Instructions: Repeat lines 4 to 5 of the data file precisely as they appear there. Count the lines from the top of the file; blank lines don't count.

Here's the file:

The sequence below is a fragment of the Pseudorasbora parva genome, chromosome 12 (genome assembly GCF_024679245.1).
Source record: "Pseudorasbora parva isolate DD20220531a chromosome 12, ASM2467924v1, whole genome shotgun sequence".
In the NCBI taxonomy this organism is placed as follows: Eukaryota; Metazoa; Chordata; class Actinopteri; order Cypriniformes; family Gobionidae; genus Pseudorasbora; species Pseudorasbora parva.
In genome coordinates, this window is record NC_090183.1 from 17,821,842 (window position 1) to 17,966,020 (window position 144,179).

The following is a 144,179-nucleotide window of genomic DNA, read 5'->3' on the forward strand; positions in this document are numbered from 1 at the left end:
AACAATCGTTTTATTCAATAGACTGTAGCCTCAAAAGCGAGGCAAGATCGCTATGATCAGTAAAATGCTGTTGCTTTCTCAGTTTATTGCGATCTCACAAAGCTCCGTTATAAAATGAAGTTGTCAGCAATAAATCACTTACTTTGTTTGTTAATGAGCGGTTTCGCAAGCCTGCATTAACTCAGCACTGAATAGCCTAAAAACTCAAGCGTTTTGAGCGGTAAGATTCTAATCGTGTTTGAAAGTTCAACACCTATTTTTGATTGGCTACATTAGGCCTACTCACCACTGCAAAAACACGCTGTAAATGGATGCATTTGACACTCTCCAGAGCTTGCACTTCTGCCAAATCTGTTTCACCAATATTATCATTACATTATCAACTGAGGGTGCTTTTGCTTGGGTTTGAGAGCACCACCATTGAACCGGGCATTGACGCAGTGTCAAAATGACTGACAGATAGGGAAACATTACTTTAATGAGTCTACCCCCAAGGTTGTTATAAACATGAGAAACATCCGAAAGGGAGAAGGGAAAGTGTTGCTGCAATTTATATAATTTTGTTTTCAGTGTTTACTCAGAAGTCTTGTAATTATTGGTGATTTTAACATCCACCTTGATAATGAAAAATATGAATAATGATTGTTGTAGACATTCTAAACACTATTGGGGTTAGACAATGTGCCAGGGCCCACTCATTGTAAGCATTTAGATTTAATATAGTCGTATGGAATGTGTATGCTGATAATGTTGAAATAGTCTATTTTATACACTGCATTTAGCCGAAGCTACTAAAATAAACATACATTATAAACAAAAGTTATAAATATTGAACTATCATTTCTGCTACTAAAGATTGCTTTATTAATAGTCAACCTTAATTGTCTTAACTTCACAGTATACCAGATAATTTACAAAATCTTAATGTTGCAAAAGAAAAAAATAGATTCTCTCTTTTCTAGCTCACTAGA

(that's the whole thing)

In genome coordinates, this window is record NC_090183.1 from 17,821,842 (window position 1) to 17,966,020 (window position 144,179).

The following is a 144,179-nucleotide window of genomic DNA, read 5'->3' on the forward strand; positions in this document are numbered from 1 at the left end: